19

How does simple distillation separate out a liquid from a solution?

  1. Solution is heated.
  2. The part of the solution with the lowest boiling point evaporates first.
  3. The vapour is cooled in a condenser, then collected in a beaker at the end of the condenser.
  4. The rest of the solution remains in the flask.

20

What is the problem with simple distillation?

You can only use it to separate liquids with very different boiling points.

21

What is fractional distillation used for?

Separating out liquids, from a mixture, with close boiling points.

22

This lab demonstration models the separation of crude oil at a refinery. How does the process work?

  1. Heat the mixture in the flask
  2. The liquid with the lowest boiling point evaporates first.
  3. When the thermometer's temperature reaches the boiling point of this liquid, it reaches the top of the column, condenses, and is collected.
  4. Other liquids may start to evaporate, but will condense part of the way up the column (bc it's cooler towards the top).
  5. Once the first liquid's collected, the temperature is raised until the next one reaches the top of the column. Etc.

23

What was Dalton's model of the atom?

Atoms were solid, indivisible spheres. Each element was made of a different type of sphere.

24

What was Thomson's model of the atom?

He discovered electrons which could be removed from atoms, disproving Dalton's theory of indivisibility.

Thomson suggested atoms were spheres of positive charge, with negative electrons scattered throughout (plum pudding model).

25

What was Rutherford's model of the atom?

Positively charged nucleus, surrounded by a cloud of negative electrons. This was the first nuclear model of the atom.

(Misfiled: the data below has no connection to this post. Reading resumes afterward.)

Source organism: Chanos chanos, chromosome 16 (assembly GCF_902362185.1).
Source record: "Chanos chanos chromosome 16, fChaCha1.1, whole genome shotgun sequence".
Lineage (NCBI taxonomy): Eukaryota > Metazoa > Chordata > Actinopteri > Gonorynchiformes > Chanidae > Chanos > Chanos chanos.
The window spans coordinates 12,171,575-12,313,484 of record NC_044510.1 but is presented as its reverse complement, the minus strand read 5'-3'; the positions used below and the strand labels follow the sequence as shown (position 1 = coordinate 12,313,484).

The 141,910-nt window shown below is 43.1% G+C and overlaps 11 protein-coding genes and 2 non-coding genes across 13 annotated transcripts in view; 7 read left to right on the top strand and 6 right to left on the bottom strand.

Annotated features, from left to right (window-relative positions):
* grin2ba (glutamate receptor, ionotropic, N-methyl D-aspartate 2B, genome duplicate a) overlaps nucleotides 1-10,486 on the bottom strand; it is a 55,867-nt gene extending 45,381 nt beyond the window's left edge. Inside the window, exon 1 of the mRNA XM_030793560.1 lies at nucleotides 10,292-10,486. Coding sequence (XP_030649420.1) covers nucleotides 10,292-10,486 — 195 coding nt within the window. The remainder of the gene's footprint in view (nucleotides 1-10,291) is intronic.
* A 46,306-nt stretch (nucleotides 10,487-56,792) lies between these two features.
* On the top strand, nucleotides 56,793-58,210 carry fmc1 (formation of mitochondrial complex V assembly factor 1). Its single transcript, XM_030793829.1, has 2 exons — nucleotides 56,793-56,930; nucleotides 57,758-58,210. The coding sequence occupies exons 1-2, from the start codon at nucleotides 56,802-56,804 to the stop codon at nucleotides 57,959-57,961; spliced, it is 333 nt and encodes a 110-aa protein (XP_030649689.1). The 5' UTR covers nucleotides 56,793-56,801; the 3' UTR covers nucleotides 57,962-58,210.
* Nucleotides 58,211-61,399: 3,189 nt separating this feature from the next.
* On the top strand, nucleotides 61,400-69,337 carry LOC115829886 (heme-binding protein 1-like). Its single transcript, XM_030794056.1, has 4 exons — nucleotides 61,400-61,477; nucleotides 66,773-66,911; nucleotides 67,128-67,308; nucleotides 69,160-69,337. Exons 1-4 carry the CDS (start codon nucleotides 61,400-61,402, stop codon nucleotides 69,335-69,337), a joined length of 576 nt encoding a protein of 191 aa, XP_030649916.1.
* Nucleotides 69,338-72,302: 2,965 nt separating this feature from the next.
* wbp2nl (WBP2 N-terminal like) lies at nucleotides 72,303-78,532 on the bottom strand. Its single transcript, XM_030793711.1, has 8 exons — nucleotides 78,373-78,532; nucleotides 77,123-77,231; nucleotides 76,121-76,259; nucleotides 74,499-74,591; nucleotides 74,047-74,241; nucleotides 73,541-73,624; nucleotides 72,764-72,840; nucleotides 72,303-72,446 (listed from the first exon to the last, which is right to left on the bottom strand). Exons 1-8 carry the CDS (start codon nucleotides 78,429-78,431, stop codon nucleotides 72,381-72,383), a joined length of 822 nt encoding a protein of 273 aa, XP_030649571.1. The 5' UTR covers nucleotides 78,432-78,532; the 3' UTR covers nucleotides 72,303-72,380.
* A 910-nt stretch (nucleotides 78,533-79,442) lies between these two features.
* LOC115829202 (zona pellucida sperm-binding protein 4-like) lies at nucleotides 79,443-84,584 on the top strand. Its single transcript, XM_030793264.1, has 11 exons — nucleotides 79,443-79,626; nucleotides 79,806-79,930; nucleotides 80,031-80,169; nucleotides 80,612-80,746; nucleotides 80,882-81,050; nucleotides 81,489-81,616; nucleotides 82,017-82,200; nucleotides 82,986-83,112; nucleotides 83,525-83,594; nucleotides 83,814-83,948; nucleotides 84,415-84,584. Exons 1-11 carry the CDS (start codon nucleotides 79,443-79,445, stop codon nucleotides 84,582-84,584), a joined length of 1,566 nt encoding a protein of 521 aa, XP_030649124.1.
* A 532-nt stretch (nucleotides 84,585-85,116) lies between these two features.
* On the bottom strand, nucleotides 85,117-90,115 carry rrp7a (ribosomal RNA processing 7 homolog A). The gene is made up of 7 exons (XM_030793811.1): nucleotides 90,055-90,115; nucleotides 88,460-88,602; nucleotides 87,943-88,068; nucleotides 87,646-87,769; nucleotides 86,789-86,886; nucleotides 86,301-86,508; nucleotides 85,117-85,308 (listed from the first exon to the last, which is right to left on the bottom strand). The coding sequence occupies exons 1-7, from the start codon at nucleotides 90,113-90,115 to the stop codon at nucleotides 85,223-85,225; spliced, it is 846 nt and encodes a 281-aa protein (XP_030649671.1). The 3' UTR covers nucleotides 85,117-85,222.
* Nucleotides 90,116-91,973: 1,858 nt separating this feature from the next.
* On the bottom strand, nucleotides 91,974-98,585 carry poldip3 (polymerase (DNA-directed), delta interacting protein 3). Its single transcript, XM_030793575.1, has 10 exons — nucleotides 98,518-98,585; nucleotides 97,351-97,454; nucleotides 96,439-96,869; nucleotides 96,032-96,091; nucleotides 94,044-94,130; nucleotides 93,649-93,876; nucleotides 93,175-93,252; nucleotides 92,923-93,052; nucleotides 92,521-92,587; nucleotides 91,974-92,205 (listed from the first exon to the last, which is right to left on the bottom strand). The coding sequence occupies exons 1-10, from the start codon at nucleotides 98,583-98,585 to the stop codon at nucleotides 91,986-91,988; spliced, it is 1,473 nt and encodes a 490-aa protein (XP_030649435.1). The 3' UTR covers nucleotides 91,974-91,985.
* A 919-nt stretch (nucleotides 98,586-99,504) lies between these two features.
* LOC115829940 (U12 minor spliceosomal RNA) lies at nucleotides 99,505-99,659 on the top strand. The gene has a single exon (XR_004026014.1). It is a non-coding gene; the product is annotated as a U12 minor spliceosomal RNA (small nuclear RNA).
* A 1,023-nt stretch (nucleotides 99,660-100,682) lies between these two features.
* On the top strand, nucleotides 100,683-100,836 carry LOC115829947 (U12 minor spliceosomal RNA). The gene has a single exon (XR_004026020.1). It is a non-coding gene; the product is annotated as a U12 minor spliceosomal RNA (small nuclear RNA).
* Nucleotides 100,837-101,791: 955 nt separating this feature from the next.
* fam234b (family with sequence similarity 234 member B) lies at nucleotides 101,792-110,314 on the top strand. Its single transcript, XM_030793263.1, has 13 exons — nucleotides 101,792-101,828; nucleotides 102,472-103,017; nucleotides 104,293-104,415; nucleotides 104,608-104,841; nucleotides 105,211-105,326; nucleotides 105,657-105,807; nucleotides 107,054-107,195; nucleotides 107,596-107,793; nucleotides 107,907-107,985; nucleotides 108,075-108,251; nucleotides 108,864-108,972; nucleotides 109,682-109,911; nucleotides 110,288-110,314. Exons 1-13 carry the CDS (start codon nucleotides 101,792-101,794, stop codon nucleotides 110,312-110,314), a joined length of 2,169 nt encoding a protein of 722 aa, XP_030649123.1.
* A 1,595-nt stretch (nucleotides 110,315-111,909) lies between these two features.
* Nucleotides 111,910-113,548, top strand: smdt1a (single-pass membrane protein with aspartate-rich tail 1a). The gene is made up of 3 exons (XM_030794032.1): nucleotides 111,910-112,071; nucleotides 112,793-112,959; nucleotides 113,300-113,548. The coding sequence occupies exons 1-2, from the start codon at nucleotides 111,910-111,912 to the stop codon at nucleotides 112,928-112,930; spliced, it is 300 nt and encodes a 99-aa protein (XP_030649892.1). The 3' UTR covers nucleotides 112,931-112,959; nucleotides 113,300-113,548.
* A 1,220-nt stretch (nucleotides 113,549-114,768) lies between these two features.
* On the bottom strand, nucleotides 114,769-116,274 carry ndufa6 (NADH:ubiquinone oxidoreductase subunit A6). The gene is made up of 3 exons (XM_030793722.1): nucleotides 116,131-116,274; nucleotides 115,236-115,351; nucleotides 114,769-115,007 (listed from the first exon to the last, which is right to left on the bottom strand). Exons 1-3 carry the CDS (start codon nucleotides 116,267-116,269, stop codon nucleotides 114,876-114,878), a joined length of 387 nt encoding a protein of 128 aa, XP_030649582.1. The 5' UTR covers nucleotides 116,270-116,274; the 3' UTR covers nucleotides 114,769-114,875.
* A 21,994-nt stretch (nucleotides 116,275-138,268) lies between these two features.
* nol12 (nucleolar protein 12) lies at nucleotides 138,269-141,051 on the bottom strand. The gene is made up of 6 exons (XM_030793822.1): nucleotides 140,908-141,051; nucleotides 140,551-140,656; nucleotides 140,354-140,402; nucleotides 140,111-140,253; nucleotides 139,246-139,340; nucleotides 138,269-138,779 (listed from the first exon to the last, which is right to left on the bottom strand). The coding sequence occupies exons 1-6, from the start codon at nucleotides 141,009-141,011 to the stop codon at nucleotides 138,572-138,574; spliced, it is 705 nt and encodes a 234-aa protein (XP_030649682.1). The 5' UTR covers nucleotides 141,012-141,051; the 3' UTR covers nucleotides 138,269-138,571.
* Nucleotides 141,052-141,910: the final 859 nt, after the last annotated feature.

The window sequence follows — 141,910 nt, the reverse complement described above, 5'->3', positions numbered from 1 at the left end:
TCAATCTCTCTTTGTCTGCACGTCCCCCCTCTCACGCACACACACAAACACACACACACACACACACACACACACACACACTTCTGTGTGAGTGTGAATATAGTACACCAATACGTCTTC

26

What discovery did Bohr make? How was he proven right?

Electrons orbit the nucleus in fixed positions, called energy levels.

His theoretical calculations agreed with experimental data.

27

What discovery was made after electron orbits?

Experiments showed that the nucleus' positive charge was subdivided between a group of particles, called protons.

28

What discovery did Chadwick make? Why did this make sense?

He proved the existence of neutrons in the nucleus. This explained the imbalance between the atomic and mass numbers.

29

Who theorised that atoms were solid, indivisible spheres?

Dalton.

30

Who theorised the plum pudding model?

Thomson.

31

Whose discoveries led to the nuclear model of the atom?

Rutherford.

32

Who calculated that electrons had fixed orbits?

Bohr.

33

Who discovered neutrons?

Chadwick.

34

How was Rutherford's alpha scattering experiment conducted?

Scientists in Rutherford's lab fired a beam of alpha particles at a thin sheet of gold foil.

35

In Rutherford's alpha scattering experiment, what did the scientists expect to happen and why?

From the plum pudding model, they expected particles to pass straight through the gold foil, or only be slightly deflected.

36

What were the results of Rutherford's alpha scattering experiment? Why wasn't this as expected?

The majority of the alpha particles went straight through the gold sheet. However, some were deflected more than expected and a few were deflected right back the way they came. The plum pudding model couldn't explain this.

37

In Rutherford's alpha scattering experiment, a few alpha particles were deflected back. What did the scientists deduce from this?

They realised that most of the atom's mass was concentrated in a central nucleus, which must also have a positive charge, since it repelled the positive alpha particles.

38

In Rutherford's alpha scattering experiment, most of the alpha particles passed straight through. What did the scientists deduce from this?

They realised that most of the atom is just empty space, and that the nucleus is very small relative to this space.